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The Fisher Act

The Fisher Act

From 1902 onwards, technical colleges and adult education centres were funded and maintained by Local Education Authorities (LEAs), and the bulk of courses were taught through evening classes. The President of the Board of Education, Herbert Fisher, was instrumental in forming the Education Act of 1918, also known as the 'Fisher Act'. Section 10 of the act made provision for school leavers between the ages of 14 and 18 to attend day continuation schools for vocational training.

Britain falls behind

Although the Board of Education established a system of national qualifications during the 1920s, little progress was made in technical education during the interwar period, marked as it was by strained economic and financial circumstances. In 1934, as President of the Board of Education, Lord Halifax noted that government policy over the previous years had aimed at reducing expenditure. In 1935 the Cabinet Committee on Educational Policy pointed out that Britain was falling behind her continental competitors in technical education.

Demand for technical personnel

The Second World War disrupted technical education while simultaneously increasing the demand for technologically trained personnel. The technical branch of the Board of Education increased the number of short courses for students to learn specific skills, particularly in engineering. The treatment of technical provision in the 1943 Education White Paper was, however, conservative. It proposed that Local Education Authorities (LEAs) be required to provide some form of adequate technical education, and recommended that school leavers attend compulsory day continuation schools. The latter provision was never carried through, and only permissive or voluntary powers were incorporated into the Butler Education Act 1944.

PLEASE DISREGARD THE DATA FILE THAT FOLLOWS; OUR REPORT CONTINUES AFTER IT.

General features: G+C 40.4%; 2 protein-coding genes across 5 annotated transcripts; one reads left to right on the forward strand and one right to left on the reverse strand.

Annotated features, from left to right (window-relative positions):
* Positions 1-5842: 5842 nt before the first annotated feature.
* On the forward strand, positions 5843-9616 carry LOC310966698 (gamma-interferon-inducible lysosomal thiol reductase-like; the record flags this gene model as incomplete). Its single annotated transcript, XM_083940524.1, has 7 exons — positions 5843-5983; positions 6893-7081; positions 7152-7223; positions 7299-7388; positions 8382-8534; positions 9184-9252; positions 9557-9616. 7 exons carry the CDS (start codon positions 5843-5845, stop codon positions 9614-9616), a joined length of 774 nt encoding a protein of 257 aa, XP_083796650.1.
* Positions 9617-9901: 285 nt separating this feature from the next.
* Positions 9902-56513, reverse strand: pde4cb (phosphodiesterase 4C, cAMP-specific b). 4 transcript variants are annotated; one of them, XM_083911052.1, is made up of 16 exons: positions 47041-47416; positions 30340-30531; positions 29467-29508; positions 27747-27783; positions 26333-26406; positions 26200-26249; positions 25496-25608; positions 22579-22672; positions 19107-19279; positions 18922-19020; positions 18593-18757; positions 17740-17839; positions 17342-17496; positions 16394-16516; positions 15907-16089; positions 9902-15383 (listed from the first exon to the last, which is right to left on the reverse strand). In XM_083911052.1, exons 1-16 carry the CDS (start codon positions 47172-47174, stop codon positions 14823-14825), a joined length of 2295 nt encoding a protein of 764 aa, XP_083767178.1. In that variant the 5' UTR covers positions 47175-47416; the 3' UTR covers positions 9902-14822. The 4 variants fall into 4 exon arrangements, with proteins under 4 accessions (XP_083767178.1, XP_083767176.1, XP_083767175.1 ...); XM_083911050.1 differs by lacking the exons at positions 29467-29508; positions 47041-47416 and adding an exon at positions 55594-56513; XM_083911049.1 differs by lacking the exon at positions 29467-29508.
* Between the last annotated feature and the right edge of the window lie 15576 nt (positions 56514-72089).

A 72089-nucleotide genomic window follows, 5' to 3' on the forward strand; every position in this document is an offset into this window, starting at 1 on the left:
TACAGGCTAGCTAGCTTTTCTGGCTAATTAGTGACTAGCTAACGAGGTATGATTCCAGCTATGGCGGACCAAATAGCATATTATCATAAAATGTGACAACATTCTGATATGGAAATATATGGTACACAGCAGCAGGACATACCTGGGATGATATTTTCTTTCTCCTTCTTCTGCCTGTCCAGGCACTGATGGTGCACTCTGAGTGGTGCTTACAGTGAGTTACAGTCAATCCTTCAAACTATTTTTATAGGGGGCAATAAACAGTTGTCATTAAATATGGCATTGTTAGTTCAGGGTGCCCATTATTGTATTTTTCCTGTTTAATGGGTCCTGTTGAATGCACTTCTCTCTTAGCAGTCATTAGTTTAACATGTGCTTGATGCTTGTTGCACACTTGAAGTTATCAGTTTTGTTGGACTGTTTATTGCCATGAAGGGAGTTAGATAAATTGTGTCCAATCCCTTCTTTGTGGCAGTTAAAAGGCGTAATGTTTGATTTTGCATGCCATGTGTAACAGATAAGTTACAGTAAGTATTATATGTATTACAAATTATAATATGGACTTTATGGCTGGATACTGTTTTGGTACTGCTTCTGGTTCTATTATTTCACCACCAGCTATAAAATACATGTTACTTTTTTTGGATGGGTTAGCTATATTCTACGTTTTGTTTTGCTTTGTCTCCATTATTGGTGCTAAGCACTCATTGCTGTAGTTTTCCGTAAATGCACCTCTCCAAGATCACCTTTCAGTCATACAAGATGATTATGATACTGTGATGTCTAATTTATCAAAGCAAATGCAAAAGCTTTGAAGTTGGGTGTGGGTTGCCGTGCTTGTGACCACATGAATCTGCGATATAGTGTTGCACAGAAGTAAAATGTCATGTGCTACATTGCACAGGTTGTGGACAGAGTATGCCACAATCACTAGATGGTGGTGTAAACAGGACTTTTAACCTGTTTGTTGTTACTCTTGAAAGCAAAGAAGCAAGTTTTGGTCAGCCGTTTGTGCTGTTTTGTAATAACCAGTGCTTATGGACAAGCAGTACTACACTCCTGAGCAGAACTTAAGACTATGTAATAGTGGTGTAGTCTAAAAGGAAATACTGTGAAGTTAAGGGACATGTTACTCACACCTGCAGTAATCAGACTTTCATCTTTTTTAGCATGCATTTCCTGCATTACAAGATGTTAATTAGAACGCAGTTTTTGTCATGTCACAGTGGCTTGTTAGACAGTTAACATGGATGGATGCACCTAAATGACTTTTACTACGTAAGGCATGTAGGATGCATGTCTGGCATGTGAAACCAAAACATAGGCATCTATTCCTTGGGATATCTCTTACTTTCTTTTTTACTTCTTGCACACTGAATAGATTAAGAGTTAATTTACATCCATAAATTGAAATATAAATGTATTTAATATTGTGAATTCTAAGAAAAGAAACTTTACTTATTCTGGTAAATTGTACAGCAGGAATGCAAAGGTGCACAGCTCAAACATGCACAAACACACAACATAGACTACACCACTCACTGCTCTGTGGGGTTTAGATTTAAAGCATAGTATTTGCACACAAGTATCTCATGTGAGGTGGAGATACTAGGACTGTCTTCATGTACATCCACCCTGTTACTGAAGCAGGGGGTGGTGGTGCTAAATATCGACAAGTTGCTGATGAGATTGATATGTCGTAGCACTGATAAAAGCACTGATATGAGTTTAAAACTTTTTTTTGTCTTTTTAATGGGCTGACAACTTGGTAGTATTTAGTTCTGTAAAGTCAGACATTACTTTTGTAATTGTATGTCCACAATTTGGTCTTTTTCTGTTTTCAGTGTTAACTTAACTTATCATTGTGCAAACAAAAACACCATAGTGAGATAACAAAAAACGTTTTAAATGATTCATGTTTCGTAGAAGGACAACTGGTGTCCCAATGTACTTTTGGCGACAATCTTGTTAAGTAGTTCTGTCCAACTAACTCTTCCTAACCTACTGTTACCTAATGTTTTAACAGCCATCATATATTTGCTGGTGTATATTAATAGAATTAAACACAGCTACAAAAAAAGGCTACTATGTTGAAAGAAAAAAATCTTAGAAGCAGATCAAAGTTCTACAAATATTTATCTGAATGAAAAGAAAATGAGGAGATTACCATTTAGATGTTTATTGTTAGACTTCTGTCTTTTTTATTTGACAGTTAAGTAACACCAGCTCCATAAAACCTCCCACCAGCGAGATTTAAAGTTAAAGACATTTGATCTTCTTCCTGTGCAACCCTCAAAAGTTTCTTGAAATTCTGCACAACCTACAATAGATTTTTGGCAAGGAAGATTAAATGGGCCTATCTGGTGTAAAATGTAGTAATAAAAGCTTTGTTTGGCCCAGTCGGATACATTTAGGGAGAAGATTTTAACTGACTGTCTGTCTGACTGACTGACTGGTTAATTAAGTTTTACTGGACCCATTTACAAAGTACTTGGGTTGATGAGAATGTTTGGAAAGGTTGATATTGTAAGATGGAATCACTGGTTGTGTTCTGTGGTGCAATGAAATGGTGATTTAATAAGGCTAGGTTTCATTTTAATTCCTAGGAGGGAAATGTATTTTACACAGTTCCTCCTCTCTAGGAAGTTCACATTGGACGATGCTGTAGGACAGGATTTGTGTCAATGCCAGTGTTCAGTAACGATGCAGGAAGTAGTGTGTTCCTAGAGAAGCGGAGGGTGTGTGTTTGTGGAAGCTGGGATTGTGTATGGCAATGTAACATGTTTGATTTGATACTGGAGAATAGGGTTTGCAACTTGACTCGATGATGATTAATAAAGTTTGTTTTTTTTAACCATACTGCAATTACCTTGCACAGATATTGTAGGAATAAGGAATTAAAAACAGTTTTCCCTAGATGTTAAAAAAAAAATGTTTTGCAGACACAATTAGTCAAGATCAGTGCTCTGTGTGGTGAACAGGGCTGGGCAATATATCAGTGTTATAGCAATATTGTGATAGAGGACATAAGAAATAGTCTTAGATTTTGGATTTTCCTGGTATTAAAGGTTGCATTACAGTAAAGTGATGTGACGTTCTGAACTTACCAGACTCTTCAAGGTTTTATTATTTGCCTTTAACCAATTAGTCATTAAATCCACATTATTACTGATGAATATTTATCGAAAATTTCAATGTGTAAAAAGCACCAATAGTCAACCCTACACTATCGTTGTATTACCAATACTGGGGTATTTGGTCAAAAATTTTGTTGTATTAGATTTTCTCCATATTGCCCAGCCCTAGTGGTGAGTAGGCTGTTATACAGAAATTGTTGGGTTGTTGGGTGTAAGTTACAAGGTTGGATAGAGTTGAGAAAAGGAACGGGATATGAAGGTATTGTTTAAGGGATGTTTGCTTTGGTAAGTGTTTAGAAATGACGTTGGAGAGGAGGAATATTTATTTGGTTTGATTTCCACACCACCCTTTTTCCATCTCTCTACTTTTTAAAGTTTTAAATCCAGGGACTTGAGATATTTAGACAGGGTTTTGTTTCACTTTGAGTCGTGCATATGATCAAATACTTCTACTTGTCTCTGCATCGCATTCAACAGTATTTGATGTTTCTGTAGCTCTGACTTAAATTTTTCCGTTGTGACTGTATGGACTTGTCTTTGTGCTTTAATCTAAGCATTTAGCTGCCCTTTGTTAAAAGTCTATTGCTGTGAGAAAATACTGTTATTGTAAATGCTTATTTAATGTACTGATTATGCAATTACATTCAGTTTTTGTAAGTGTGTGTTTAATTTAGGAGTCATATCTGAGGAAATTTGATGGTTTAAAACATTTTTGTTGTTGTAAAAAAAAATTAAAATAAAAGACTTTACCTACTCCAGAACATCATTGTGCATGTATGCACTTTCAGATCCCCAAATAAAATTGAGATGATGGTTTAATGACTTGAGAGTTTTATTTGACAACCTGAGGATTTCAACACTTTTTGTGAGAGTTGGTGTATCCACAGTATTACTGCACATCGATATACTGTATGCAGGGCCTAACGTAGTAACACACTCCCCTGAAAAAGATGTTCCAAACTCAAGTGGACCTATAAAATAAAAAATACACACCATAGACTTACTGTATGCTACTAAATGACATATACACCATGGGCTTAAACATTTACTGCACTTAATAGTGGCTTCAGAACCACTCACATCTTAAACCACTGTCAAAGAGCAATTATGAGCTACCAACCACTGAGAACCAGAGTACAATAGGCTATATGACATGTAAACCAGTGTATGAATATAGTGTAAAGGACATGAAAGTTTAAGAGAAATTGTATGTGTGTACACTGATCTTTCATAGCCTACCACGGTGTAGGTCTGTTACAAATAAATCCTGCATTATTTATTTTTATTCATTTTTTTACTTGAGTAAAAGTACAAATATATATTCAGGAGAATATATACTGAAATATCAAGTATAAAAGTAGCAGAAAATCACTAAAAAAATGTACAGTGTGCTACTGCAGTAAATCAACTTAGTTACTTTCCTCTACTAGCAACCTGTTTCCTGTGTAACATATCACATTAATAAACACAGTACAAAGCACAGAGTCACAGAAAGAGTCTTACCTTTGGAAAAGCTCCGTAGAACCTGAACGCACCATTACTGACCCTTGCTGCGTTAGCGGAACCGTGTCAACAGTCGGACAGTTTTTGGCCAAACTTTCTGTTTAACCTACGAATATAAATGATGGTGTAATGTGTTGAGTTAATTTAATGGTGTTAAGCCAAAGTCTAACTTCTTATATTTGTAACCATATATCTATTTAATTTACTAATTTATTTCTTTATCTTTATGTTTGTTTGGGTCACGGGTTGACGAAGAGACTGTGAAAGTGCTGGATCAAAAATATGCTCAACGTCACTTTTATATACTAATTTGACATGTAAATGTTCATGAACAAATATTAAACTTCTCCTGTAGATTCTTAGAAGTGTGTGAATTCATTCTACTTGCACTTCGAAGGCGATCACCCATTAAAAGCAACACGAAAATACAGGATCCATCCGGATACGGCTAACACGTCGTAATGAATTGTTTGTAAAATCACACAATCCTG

Technology became increasingly important to Britain's economy in the post-war period, and competition from technologically advanced countries (such as Germany) intensified. During the 1950s policy makers became increasingly concerned about the inadequacies of British technical education.

Although the Butler Act had envisaged a 'tripartite' schools system made up of grammar, secondary and technical schools, the number of technical schools remained small. Outside the universities, post-school technical education was provided by technical colleges, and administered by Local Education Authorities (LEAs). These colleges were patchy in distribution but had expanded with demand, so that by 1951 more than two million students, mostly part-time, were enrolled in technical colleges.